The musical symbol of the European Union is the work of a former Nazi Party member. How this happened and what it says about the new Europe is troubling. The European anthem is the instrumental melody of “Ode to Joy,” from Ludwig van Beethoven’s Ninth Symphony, first performed in Vienna in 1824. The European Council—the highest organ of the European Union, composed of leaders of EU member states—gave the melody this official status in 1985. The decision fulfilled plans for the song first laid out on July 8, 1971, in West Berlin by the Council of Europe, the first postwar European institution whose chief purpose is the defense of human rights. The official arrangement of the new anthem was conceived by the director of the Berlin Philharmonic, Herbert von Karajan, who published the score under Schott Music, made a recording with the classical music label Deutsche Grammophon, and promoted it in the media with his orchestra. Karajan’s arrangement is protected under copyright, and the copyright holder belonged to the Nazi Party from 1935 to 1945.
The anthem, however, is still Beethoven’s music. Karajan’s score is in D major, just like the finale of the Ninth, and it begins with a phrase lifted directly from measures 77 to 80 of the fourth movement of Beethoven’s Opus 125. It continues with the melody played in its entirety by the violin section, then with a solemn march variation, exactly as in measures 140 to 187 of the original. It concludes ritenuto molto exactly like the cadential formula, which, in the choral part of the original, follows each stanza of Schiller’s poem. However, the European anthem, which has no words, distinguishes itself from the original score by its slower tempo and fuller orchestration (a “trombonification”). Thus, except for these details, which do give the piece the ceremonial style of “state music,” the work of the arranger involved just cutting and pasting three fragments of Beethoven. As an artistic contribution, it is far from irreplaceable. Nevertheless, the work bears Karajan’s signature, and it reminds us that this European symbol was born, as it were, in the shadow of the Berlin Wall.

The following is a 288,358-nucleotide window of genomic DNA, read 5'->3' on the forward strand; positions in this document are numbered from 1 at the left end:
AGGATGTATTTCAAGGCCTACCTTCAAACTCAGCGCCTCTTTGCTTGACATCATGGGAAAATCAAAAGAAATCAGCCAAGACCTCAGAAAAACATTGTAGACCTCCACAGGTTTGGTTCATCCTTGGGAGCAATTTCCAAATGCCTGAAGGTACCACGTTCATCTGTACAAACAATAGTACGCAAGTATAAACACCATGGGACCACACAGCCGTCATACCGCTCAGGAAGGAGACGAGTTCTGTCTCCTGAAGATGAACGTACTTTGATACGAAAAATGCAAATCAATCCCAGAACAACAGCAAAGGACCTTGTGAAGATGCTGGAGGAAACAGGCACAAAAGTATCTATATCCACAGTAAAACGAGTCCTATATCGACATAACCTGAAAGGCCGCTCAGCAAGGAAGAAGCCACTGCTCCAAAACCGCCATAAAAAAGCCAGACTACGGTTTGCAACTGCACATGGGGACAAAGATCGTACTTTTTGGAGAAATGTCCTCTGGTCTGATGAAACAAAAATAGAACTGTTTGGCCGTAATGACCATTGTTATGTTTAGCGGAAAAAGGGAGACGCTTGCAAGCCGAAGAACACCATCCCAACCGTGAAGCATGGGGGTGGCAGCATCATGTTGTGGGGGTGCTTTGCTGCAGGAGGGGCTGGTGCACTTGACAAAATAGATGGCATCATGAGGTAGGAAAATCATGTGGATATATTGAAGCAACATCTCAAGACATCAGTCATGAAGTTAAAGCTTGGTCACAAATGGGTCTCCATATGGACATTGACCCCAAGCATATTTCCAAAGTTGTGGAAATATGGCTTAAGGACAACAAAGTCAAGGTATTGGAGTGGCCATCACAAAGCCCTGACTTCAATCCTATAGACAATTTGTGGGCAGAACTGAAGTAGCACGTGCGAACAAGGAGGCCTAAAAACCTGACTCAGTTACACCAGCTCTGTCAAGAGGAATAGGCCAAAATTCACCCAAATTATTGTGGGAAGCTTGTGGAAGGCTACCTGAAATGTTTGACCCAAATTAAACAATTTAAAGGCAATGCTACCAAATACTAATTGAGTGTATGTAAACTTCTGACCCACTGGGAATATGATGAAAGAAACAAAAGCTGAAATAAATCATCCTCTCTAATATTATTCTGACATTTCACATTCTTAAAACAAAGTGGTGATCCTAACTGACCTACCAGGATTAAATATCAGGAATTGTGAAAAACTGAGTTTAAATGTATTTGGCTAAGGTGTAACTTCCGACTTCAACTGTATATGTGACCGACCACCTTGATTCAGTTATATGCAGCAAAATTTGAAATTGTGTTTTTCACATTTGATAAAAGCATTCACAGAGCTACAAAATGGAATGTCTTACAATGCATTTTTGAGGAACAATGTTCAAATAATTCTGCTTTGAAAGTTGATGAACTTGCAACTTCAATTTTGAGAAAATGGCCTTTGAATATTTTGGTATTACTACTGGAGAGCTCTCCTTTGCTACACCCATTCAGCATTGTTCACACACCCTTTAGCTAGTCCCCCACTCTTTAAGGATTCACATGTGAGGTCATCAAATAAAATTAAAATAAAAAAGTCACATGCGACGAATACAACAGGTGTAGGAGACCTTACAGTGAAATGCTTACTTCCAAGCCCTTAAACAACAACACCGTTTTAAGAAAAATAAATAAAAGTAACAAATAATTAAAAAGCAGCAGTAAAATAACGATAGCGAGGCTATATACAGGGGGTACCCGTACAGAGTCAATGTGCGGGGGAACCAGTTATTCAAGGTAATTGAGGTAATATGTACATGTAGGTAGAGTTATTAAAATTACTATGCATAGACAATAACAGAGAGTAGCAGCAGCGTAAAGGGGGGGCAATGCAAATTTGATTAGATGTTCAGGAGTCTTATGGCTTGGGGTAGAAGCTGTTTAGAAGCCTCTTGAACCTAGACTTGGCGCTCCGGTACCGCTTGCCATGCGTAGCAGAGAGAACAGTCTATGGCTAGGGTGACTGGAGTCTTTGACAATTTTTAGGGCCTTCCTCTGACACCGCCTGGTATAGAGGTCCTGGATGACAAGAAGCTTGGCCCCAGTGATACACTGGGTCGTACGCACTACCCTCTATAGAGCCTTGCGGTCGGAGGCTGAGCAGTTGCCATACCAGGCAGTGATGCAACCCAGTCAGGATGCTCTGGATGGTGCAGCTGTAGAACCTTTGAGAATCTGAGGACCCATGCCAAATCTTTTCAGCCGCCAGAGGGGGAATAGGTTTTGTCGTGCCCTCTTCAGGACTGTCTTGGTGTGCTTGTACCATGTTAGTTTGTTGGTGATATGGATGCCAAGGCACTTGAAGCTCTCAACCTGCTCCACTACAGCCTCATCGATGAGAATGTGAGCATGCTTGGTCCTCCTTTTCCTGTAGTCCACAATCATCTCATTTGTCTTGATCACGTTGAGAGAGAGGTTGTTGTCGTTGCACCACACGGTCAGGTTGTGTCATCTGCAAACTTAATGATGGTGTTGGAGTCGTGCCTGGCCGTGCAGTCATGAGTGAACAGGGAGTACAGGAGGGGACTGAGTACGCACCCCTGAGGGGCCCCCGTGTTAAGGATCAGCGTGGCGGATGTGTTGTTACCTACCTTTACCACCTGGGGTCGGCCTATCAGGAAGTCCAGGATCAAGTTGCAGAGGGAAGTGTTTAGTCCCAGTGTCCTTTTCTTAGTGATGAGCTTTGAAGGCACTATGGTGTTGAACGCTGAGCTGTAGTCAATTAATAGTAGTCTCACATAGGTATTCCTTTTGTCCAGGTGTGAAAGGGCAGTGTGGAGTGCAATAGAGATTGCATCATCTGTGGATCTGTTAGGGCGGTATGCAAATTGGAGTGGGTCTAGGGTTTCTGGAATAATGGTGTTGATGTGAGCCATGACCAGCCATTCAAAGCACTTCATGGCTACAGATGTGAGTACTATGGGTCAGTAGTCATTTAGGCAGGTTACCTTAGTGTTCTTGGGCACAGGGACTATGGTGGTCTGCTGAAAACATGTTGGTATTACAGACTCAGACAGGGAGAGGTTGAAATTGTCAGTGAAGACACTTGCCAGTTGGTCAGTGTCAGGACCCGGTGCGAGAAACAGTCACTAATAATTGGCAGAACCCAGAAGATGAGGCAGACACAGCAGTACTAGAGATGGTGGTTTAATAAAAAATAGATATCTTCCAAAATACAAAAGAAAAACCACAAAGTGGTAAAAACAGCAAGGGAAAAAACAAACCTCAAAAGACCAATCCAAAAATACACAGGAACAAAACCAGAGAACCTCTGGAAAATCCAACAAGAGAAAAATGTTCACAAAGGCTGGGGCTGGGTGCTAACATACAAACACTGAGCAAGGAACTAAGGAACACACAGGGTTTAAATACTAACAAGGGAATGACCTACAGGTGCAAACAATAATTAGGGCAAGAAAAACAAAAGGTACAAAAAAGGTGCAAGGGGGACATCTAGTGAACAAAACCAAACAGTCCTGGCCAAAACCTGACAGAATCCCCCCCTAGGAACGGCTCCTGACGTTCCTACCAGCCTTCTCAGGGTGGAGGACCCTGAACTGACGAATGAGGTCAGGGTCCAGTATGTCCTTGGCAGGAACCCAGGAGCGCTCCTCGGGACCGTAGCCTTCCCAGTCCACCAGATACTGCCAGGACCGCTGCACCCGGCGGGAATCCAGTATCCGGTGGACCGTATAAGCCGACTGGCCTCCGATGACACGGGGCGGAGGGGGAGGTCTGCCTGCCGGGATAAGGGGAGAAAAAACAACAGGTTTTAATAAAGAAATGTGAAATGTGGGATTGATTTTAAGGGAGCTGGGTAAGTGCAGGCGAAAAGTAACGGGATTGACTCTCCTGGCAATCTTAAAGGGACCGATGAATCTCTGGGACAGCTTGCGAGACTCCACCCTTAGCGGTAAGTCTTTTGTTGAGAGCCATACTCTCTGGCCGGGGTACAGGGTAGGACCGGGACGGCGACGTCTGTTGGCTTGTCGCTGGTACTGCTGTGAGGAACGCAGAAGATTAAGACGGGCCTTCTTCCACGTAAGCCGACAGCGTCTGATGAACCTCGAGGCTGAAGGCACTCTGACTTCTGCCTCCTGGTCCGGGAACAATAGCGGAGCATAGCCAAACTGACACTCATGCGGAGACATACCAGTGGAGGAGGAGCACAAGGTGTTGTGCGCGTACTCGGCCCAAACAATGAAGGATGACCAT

In 1971, Karajan, then dubbed Generalmusikdirektor of Europe, was recruited to create the new symbol because of his celebrity status. In addition to a lifelong post as conductor of the Berlin Philharmonic and his position as principal guest conductor of the Vienna Philharmonic; as well as his responsibilities heading the Salzburg Festival and its offshoot, the Easter Festival; and his time at the Paris Orchestra and other prestigious orchestras; his recordings, with Deutsche Grammophon in particular, made him the best-known and highest-paid classical musician in the world. There is no question that collaborating with a conductor of such renown, whose very profession, moreover, has a long tradition of associations with political and military command, was an asset to th...
For just $19.95 a year, get access to new issues and decades' worth of archives on our site.
Print + Online
For $35 a year, get new issues delivered to your door and access to our full online archives.